Review: Walking on Water

Walking on Water

8 out of 10

A complicated, but disarmingly amusing and sometimes thrilling look at the blurred lines between genius and hubris and art and commerce, Andrey Paounov’s documentary Walking on Water will entertain and enlighten viewers who believe the film’s core subject is a master or a fool equally. A fly-on-the-wall look at divisive, but popular mononymous octogenarian artist Christo as he prepares his first installation since the deal of his wife and partner, Jeanne-Claude, Walking on Water balances sympathy and snark towards its subject in an enlightening, effective manner.

Since the death of Jeanne-Claude in 2009, Christo has largely stayed out of the public eye, but Paounov joins the artist as he’s preparing for his first major installation since 2005. The project, known as Walking on Water, has been a white whale for Christo and his wife since the 1970s, one of dozens of ambitious ideas that were never realized in their fifty year career as partners and collaborators. Previously nixed by the Argentinian and Japanese governments, Walking on Water consists of over 220,000 interlocking plastic blocks covered with fabric (one of Christo’s favourite and most tiresome motifs) that will rest atop a large body of water, allowing patrons to walk upon it. Christo has found a new home for it on Lake Iseo, at the foot of the Alps in Northern Italy, and everything seems to be going ahead smoothly until Mother Nature and a disconnect with local government officials threaten to put the entire exhibition in jeopardy.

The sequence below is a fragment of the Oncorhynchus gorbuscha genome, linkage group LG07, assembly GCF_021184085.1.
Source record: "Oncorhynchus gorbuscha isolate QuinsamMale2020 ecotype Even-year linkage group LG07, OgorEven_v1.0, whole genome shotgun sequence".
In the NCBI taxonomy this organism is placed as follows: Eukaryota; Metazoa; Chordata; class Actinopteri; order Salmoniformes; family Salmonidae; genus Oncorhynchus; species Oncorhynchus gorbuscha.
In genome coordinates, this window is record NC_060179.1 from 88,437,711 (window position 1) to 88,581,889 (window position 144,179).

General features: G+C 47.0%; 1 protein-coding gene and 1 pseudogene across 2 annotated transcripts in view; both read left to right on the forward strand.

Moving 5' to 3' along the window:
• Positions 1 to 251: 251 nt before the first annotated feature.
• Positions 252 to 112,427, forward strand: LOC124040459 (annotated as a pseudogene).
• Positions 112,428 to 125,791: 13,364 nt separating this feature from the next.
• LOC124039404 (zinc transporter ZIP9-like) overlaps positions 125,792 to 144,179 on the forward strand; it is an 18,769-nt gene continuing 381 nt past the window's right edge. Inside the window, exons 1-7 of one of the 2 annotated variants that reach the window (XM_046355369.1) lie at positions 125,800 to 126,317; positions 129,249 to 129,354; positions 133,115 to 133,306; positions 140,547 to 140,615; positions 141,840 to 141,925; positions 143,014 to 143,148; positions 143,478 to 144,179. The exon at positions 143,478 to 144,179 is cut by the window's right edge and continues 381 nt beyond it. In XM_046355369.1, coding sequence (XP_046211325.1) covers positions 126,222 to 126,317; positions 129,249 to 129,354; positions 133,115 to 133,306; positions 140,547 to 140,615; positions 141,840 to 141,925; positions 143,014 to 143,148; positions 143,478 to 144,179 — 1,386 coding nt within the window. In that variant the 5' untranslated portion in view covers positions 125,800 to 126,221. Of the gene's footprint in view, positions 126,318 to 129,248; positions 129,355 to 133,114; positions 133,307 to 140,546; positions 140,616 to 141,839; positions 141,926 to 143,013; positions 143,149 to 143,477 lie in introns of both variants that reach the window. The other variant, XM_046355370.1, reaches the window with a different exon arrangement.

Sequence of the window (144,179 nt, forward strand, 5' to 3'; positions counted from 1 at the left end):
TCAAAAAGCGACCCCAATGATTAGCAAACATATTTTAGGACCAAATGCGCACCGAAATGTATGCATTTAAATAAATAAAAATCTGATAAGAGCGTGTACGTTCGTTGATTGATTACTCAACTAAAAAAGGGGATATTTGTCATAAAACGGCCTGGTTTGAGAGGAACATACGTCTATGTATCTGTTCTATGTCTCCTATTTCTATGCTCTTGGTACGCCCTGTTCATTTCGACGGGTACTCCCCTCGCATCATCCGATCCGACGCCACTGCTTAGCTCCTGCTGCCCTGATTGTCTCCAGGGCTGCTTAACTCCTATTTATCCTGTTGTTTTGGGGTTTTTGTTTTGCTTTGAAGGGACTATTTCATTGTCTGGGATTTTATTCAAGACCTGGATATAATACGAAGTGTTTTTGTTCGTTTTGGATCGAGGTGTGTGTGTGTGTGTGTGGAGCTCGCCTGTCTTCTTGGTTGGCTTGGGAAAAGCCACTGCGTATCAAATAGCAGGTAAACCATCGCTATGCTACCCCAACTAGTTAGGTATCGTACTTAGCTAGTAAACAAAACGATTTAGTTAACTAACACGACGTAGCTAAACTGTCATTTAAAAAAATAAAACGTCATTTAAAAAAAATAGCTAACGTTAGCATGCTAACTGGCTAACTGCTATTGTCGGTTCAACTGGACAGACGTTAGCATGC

In the interest of full disclosure, and in case you couldn’t fully read between the lines of my introduction, I’ll be up front in admitting that I think very little of the art produced by Christo. To pardon the obvious pun, it’s all surface level material with little deeper meaning; art created for an era where the experience of going to an exhibition to be seen trumps any sort of contemplation on the part of the person taking in said experience. At one point in Walking on Water, Christo travels to a fundraising event benefiting Pope Francis’ charities in Africa, and he brings with him a hilariously shoddy work that will undoubtedly fetch hundreds of thousands of dollars, and that entire sequence as conveyed without embelishment by Paounov pretty much sums up what I think about the artist and the current state of modern art in general. Walking on Water, the exhibit, isn’t much of anything at all. It’s just people who flock to walk on a glorified, garishly yellow pier just to say they were there. As my mother would say, “Whoop-de-fucking-shit.” There’s really nothing one can get from the exhibit that someone couldn’t get from going to the beach or shoreline and using their own imaginations instead. My own biases and interpretations aside, Walking on Water, the documentary, functions brilliantly on its own merits as a great entry into the “is this actually art?” debate.